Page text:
KIMbia’s Athletic Hopefuls Take to the Roads
On any given day on the dirt roads that surround Boulder, Colorado, you may come across a long line of sleek Africans running at a pace that some bicyclists can’t maintain.
These hard-working individuals are very special runners—some of the fastest humans in the world, in fact. They are proud members of the KIMbia team.
In 2004, Dieter Hogen and Tom Ratcliffe founded this team with the twofold goal of coaching some of the world’s best runners while using its position in the world of athletics to support education in Kenya. In Swahili, “Kimbia” means “to run.” Hogen and Ratcliffe selected this name both as an acknowledgement of the impact Kenyan runners have had on international athletics, as well as a touching way to honor the legacy of the late Kim McDonald, one of the world’s finest athletic managers, who passed away in 2001.
The KIMbia team is comprised of a total of 40 men and women who are split into two groups: the marathon group and the road racing group. Now that the major spring marathons have concluded, the focus has turned to KIMbia’s road racing squad which has been training for four of the largest American road races: Lilac Bloomsday Run, Bay to Breakers 12K, Bolder-Boulder, and the Peachtree Road Race.
Last weekend in Spokane, Washington at the Lilac Bloomsday 12K, members of the KIMbia team led the way. Finishing first out of an estimated 50,000 runners was John Yuda of Tanzania who covered the distance in 35:26 minutes. In the women’s race, Lineth Chepkurui of Kenya, who won the race last year, broke the tape in 38:37, and set a new course record along the way.
Both Yuda and Chepkurui are living examples of runners who have overcome incredible obstacles in their careers. Last year Chepkurui suffered a back injury while serving her mandatory time in the Kenyan armed forces, yet despite the pain she continued to run. Taking part in basic training, she had to don a 20-pound rucksack and march for 20 miles. As someone who normally runs 70 minutes for a half-marathon, walking 20 miles may not seem that difficult, but Chepkurui only weighs 90 pounds and her frame couldn’t take the additional poundage. “She ran with pain all year. She is very tough and continued to win despite her injury,” her coach Dieter Hogen recalls.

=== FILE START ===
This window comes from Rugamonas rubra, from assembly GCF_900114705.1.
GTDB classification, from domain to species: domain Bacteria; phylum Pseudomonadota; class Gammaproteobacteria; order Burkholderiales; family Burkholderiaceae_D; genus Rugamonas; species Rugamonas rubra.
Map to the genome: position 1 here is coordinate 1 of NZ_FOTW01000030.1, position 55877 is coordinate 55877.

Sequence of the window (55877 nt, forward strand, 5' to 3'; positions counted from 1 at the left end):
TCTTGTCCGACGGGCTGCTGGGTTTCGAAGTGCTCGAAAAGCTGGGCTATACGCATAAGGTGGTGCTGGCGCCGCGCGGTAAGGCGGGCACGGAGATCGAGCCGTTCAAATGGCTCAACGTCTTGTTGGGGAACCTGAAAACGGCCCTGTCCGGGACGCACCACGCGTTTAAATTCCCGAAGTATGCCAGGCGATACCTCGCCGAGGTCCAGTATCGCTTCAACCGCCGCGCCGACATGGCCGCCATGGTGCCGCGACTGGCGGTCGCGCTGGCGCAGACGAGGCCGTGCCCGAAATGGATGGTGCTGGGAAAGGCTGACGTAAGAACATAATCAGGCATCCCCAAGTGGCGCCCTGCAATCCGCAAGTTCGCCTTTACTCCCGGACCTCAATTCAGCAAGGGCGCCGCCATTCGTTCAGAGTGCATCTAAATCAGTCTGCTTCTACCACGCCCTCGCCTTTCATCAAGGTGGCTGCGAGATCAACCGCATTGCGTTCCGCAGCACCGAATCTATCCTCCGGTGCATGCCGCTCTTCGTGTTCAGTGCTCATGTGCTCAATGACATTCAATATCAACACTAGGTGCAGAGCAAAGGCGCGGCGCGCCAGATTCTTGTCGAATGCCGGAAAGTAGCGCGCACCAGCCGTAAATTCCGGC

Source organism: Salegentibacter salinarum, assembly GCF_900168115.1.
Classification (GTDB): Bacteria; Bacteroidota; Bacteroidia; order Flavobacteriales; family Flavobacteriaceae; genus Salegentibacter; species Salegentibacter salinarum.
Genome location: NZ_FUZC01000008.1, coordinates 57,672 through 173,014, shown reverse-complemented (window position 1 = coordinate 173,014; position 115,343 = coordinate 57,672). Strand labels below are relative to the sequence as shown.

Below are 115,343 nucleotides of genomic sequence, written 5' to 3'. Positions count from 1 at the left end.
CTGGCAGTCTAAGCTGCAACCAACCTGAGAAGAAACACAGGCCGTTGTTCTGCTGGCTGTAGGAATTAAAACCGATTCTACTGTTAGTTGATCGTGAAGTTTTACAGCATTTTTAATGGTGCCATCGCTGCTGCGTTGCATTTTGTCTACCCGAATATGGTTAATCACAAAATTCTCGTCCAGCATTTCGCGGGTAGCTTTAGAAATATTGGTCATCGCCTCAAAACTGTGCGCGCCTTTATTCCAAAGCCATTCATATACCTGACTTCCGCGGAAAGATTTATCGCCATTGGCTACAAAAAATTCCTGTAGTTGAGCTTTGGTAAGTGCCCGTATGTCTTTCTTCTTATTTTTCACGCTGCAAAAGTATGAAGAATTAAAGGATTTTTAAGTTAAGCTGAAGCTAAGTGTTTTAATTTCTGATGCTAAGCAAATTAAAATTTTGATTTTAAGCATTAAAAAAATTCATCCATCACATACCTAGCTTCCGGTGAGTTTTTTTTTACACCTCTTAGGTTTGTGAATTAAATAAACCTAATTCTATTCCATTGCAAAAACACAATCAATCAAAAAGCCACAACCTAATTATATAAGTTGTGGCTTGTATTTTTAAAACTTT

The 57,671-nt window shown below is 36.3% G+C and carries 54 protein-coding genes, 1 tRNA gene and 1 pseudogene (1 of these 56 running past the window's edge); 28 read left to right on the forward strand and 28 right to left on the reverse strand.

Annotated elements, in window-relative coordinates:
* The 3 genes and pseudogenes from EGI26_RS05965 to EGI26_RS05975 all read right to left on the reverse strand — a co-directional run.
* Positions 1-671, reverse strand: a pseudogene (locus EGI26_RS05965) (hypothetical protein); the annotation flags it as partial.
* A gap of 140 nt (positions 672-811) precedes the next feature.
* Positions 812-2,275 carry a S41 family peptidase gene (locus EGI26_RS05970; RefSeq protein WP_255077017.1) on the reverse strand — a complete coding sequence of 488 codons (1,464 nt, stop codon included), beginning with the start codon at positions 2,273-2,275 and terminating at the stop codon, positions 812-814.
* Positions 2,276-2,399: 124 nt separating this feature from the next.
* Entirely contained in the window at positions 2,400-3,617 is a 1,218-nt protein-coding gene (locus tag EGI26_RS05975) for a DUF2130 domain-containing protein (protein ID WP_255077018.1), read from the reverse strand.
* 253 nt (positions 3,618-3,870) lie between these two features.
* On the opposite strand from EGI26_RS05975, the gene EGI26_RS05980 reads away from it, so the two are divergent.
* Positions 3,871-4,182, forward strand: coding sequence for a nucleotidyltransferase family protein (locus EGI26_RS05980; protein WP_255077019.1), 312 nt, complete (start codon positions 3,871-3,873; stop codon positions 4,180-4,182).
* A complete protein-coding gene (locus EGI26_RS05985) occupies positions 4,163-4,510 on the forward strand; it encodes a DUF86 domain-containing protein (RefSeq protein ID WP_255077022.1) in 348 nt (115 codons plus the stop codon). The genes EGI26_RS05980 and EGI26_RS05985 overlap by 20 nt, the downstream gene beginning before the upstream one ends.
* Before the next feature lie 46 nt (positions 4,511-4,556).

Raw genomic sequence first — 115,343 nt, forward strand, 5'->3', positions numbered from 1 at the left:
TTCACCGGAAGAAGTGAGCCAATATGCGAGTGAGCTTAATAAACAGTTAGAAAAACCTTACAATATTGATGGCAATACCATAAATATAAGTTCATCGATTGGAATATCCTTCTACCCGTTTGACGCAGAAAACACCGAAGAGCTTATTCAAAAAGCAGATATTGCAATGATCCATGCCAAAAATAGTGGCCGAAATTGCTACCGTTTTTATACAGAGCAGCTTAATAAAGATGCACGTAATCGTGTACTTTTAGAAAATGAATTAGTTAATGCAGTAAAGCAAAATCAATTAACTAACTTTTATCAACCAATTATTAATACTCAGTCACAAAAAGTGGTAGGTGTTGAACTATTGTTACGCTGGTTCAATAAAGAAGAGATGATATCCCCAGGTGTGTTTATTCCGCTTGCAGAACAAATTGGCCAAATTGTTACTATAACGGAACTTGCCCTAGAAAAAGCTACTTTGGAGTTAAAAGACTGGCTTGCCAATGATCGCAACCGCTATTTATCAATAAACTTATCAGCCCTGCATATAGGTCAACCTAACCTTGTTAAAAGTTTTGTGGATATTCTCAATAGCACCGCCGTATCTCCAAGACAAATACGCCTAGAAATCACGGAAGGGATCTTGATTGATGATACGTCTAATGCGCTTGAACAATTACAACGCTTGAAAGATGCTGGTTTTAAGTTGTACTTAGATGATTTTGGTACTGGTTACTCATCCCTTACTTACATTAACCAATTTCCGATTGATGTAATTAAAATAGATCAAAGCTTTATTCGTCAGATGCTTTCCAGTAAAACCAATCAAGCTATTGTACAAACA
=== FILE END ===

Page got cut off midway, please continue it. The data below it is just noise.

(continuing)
John Yuda has also dealt courageously with injury. In 2003, he was nearly killed in an auto accident during the Christmas holidays. Luckily, he escaped relatively unscathed and went on to run the 2004 London Marathon. In that race, his debut marathon, Yuda looked as if he was going to win it. Through 35 kilometers he was in the front, sharing the lead with Evans Rutto and Sammy Korir and running strong. But then things suddenly fell apart. Slipping on an uneven section of the pavement, Yuda fell, pulling his hamstring. Korir and Rutto took off while Yuda grimaced in pain. At that point, most runners would have dropped out of the race, but not Yuda. With gutsy determination he got back up and continued to run, and crossed the finish line in tenth place with a time of 2:10:13 hours—an amazing debut considering his injury.
Both John Yuda and Lineth Chepkurui now set their sights on the Bay to Breakers 12K race in San Francisco this weekend. Started in 1912, the Bay to Breakers is the longest consecutive running race in the world. It’s a large race too with between 70,000-80,000 runners. Oddly enough, John and Lineth will have an opportunity to race each other. Using an equalizer start, the elite women’s field will begin the race ahead of the men based on the average difference between each division’s course records: 4:40. The first person to cross the line wins. Dieter Hogen notes the unique dynamic that happens with this kind of race. “The men have a big interest in catching the women while the women don’t want to go out too fast in the beginning. This adds significant mental stress to the athlete. You have to time yourself and ensure you have enough energy for the second half of the course where the big hills are. It’s very interesting.”
Chepkurui and Yuda aren’t the only top-seeded KIMbia athletes running the Bay to Breakers. In the men’s division, last year’s winner, John Kipsang Korir of Kenya will toe the line. Korir is a road-racing ace who won Bay to Breakers the last two years. He’s also won the Lilac Bloomsday Run three times and the Cherry Blossom 10-mile race in Washington D.C. twice. Korir is definitely the pre-race favorite. Additionally, the former winner of Lilac Bloomsday (2006), Gilbert Okari, joins the men’s contingent. In the women’s race, Chepkurui may be joined by a recent addition to the KIMbia team, Janine Gakunyi. Gakunyi has been waitlisted and has a good chance to race. She joined the KIMbia team this year, coming from a company team in Japan. According to Dieter Hogen, Gakunyi wants to start a running career in America and is racing on the roads to prepare for the marathon.
How will these athletes run on Sunday? Who will cross the line first? Will it be a man or a woman? Will the KIMbia team continue its impressive winning streak? Take The Magic Step will provide updates on these hard-working athletes’ significant race accomplishments in our Running Stories section. Stay tuned. The excitement has just begun!